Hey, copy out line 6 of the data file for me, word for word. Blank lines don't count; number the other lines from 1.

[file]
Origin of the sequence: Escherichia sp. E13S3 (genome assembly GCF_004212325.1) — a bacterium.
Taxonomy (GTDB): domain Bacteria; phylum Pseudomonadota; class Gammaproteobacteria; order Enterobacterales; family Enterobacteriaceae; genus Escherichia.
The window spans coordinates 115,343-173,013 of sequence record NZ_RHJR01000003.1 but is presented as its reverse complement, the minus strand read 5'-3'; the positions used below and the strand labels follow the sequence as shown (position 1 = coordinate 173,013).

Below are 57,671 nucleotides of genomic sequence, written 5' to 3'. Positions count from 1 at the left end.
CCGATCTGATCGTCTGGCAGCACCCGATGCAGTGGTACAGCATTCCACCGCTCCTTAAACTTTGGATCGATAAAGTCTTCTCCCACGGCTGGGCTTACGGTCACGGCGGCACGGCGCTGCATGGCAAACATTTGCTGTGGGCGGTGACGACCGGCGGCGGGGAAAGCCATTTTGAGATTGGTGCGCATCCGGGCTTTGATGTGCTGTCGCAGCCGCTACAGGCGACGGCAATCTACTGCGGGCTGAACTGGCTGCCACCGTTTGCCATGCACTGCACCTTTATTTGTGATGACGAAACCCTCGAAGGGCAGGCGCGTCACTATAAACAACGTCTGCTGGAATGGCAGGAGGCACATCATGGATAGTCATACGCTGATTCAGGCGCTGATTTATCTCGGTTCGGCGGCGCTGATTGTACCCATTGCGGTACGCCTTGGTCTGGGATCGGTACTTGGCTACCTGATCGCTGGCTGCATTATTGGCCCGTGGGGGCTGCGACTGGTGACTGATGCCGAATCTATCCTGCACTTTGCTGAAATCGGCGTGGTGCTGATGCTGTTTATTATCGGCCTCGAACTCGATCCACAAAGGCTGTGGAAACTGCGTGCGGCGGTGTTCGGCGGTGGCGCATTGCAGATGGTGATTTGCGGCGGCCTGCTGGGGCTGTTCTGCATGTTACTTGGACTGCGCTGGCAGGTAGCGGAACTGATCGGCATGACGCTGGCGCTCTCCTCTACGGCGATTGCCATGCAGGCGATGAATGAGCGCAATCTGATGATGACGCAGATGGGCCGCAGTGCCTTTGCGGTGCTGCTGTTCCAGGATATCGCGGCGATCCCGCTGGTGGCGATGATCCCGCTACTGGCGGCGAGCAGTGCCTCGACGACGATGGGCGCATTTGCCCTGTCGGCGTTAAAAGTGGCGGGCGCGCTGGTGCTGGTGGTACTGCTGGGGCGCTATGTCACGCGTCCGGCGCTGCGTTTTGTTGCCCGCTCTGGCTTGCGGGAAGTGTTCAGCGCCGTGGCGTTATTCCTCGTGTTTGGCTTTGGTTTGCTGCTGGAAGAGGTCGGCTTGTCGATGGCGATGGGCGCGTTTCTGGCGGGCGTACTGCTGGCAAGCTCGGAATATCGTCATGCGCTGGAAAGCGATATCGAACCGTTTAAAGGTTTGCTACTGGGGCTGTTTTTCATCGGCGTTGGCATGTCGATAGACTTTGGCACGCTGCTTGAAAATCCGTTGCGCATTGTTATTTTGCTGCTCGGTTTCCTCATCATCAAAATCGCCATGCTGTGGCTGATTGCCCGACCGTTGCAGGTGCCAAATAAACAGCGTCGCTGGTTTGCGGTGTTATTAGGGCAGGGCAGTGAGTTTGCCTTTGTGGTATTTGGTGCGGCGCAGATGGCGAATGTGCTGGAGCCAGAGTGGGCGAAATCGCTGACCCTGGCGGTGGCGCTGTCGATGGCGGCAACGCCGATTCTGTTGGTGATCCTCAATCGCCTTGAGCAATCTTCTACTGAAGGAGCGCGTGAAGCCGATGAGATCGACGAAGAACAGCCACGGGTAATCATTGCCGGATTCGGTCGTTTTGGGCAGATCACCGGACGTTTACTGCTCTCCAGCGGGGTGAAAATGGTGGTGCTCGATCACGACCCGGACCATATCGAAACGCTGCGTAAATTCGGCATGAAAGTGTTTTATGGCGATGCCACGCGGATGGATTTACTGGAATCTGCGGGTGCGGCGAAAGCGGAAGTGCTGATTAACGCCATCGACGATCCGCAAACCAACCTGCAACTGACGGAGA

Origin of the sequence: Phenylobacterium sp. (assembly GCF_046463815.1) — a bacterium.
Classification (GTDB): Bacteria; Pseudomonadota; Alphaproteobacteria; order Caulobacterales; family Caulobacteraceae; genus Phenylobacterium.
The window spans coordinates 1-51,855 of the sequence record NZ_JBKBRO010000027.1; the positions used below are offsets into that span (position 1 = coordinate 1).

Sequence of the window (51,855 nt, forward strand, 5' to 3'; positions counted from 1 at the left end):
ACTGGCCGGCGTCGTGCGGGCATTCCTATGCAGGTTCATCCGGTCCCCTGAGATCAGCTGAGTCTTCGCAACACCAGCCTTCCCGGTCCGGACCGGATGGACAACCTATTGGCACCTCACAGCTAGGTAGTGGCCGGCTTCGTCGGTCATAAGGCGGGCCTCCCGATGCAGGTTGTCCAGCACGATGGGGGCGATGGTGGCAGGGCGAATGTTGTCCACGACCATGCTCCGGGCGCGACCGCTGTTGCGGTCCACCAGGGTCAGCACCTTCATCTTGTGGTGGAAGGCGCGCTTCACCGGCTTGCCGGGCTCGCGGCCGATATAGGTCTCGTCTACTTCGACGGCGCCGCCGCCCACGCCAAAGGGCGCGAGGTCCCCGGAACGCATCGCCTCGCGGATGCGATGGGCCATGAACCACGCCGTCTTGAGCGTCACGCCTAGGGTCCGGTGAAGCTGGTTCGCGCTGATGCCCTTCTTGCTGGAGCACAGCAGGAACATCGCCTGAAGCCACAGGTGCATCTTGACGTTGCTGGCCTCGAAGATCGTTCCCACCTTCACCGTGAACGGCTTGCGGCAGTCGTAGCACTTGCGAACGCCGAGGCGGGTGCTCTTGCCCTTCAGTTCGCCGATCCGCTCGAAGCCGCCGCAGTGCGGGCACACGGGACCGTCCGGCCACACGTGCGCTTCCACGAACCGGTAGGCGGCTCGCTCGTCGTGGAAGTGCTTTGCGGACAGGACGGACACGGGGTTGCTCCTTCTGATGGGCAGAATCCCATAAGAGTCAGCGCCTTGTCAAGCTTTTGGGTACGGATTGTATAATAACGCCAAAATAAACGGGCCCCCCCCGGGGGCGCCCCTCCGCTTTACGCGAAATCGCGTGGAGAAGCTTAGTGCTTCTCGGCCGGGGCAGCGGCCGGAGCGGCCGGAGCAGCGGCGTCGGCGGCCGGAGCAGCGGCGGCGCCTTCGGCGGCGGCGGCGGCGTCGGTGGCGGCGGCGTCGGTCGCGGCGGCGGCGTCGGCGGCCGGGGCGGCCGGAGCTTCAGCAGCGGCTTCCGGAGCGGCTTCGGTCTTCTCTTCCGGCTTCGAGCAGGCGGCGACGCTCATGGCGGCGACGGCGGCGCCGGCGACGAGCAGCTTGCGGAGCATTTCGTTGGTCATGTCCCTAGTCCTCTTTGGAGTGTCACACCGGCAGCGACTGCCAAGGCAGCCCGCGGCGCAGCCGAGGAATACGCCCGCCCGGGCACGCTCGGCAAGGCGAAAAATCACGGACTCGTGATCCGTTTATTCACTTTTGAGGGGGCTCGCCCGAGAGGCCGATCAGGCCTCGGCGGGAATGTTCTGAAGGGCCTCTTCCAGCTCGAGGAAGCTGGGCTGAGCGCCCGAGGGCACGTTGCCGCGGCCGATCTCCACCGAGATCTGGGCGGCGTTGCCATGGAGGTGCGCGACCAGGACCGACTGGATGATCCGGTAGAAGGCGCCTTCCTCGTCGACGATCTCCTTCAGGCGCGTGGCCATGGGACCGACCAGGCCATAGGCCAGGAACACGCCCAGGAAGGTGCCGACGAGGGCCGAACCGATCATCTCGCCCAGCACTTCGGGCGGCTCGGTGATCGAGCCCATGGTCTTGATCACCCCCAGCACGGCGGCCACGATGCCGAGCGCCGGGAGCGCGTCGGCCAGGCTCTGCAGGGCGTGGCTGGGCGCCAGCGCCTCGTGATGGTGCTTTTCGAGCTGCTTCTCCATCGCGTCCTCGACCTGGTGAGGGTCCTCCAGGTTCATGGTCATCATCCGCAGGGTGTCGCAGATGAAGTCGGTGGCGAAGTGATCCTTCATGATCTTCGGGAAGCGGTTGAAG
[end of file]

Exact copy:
Origin of the sequence: Phenylobacterium sp. (assembly GCF_046463815.1) — a bacterium.